Everything regarding talent hangs in the balance these days, from retention to recruitment. Many HR professionals have been throwing different techniques at the wall to see what sticks. One avenue HR departments may not be thinking about are job fairs. As omicron ramps up, in-the-flesh fairs with brochure-filled booths, winding lines and craned necks aren’t on the agenda for many. But virtual job fairs continue to be popular heading into 2022, a year projected to be significant for recruiting.
In a 2022 hiring trends report by LaSalle Network, 63% of respondents said their business experienced more turnover in 2021 than other years on average. In response, 73% of companies surveyed said they’re looking to add to their headcount in 2022. In particular, 33% of respondents said they’re looking to fill more customer service roles; 32% of employers said they’re looking to fill accounting and finance roles; 31% were looking to fill roles in IT, and 30% and 29%, respectively, were looking to fill sales and marketing positions.
About 40% of companies surveyed said they were planning to grow their workforce by more than 10%.
The virtual job fair, while perhaps underrated, could be a useful tool for that growth. Scott Lobenberg founded JobFairX in 2017, a hiring events company which naturally transitioned to hosting virtual events exclusively when the pandemic hit. As of 2022, the job fair company is slated to host 500 events in major cities including Los Angeles, Dallas, Houston, Austin, Miami and New York City., Texas, Virginia, New York and Florida.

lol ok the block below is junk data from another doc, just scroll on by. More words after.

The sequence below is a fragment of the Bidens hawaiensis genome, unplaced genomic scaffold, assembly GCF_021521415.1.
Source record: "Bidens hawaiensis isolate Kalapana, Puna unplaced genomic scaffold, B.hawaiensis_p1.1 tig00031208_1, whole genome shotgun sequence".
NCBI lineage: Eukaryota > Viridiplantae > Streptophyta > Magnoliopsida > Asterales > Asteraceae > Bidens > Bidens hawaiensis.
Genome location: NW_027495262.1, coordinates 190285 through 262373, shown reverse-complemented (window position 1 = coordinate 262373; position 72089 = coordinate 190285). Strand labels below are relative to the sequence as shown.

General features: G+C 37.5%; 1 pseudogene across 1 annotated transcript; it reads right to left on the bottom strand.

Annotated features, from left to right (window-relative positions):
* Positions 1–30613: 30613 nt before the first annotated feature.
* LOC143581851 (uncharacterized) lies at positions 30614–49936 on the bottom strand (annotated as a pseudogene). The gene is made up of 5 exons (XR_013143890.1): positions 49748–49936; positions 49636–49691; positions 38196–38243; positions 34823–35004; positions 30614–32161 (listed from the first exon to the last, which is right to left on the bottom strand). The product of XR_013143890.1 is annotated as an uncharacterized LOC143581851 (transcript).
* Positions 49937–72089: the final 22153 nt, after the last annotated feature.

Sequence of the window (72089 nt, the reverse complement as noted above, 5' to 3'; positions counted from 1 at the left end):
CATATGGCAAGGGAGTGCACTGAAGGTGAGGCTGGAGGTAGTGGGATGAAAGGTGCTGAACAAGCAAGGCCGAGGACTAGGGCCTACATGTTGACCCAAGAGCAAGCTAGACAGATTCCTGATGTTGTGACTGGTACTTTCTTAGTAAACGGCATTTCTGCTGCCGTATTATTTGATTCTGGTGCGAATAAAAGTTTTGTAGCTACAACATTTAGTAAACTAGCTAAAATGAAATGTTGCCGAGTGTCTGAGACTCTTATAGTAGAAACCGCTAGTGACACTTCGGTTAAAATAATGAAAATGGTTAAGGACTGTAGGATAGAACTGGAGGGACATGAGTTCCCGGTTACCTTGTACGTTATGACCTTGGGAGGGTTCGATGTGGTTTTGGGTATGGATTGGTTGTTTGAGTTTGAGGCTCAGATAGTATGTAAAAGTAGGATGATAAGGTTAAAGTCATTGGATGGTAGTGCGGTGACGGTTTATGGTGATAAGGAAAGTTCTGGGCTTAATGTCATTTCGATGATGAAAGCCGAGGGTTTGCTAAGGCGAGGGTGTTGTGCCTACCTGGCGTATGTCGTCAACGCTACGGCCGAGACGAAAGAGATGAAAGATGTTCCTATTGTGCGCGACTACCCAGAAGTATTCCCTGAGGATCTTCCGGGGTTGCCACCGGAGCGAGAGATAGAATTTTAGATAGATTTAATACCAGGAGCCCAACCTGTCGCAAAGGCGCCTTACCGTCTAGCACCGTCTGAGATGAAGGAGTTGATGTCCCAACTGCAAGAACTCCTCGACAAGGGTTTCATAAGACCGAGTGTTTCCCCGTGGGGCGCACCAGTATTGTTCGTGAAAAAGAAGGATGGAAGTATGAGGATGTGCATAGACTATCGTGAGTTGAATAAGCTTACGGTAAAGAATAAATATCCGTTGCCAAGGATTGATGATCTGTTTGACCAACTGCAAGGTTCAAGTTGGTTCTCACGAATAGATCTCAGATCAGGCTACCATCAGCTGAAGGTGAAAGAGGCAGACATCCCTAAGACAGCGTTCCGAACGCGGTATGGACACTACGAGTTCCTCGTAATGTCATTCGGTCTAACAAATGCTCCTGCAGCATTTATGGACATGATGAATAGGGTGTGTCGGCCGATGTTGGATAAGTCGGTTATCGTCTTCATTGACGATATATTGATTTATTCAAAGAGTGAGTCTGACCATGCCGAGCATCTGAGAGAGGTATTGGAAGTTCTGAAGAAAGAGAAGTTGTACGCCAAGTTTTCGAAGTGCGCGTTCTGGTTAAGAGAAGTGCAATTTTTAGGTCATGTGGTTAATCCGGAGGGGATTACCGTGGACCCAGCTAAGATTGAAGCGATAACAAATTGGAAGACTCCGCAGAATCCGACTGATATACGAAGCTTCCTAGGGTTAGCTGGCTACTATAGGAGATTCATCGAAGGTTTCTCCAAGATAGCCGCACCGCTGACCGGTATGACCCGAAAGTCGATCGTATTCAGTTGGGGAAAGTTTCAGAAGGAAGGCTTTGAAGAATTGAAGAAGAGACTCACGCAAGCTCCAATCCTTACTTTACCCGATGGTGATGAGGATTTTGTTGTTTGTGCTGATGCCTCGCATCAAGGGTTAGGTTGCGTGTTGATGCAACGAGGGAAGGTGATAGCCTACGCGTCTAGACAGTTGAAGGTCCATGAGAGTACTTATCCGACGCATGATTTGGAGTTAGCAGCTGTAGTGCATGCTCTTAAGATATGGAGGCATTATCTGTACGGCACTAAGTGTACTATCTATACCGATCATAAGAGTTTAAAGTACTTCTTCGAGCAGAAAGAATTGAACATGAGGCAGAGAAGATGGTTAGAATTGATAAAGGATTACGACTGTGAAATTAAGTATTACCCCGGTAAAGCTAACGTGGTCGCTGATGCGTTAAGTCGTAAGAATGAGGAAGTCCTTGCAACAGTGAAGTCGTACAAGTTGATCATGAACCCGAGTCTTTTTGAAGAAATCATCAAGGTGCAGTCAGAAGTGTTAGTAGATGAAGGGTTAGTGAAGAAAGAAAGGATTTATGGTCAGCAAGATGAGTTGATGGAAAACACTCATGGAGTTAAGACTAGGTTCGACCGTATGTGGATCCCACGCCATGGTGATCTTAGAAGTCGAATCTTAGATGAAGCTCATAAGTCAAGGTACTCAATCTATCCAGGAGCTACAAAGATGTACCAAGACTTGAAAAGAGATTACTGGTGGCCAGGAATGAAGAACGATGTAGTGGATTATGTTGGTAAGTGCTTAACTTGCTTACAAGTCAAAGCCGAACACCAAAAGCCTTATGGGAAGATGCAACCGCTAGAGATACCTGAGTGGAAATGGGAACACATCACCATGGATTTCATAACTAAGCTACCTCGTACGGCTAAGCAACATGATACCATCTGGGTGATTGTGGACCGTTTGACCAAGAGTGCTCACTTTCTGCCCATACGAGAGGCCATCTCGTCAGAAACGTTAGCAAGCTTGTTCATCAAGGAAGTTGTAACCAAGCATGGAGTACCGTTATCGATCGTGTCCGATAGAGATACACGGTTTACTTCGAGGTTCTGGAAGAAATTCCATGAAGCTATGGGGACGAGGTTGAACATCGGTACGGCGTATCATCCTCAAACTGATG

How it works: Job seekers schedule interviews and do interviews with their potential employer virtually — with a post-event report for both parties folded into the process. "The response has been great," Lobenberg told HR Dive via email. "We average 30-plus employers at each event and our job seeker attendance is up 63% since going virtual. It is more convenient [this way] vs. driving to the venue, paying for parking, waiting in line, et cetera."
Christine Cruzvergara, chief education strategy officer at early talent platform Handshake, observed that students "very much appreciate the one-on-one virtual interaction that they have with employers."
"What we've noticed is that unlike an in-person fair — where you wait, sometimes for hours to be able to get two minutes or 30 seconds to talk to a recruiter — they now can pre-schedule their time and they get 10 minutes with an employer," Cruzvergara told HR Dive. Long waits may seem like an inconvenience or mere annoyance to many people, but data suggests they a particular hurdle for Black, Latinx and neurodivergent talent. According to a summer 2021 study by Handshake, these potential hires feel more confident when participating in virtual career events.
Along with diversifying a company’s talent pool, job fairs may be a way to cast a wider net in general.
According to the LaSalle study, the reason for the slowed drip of talent is varied. Generally speaking, companies just couldn’t find enough talent. Further, 53% of respondents said their company had a hard time meeting candidate compensation requirements; 61% of respondents said they’d increase wages in 2022.
Additionally, 41% of respondents cited candidate fall-off — aka "ghosting" — as an issue in 2021. As a solution, LaSalle recommended keeping candidates engaged with more personalized conversations as a solution. (Notably, 29% of respondents said their candidate fall-off was due to the length of their hiring process.)
And lastly, 34% of employers noted difficulty finding skilled workers. In particular, respondents cited a dearth of talent with the necessary tech skills: people familiar with AI and machine learning, data analytics management, and UX/UI design. Even within the financial and marketing industries, employers expected talent pools to stay on top of digital innovation, LaSalle noted.
Clarification: This story was updated with details about Handshake’s core audience, which includes college talent but also recent alumni.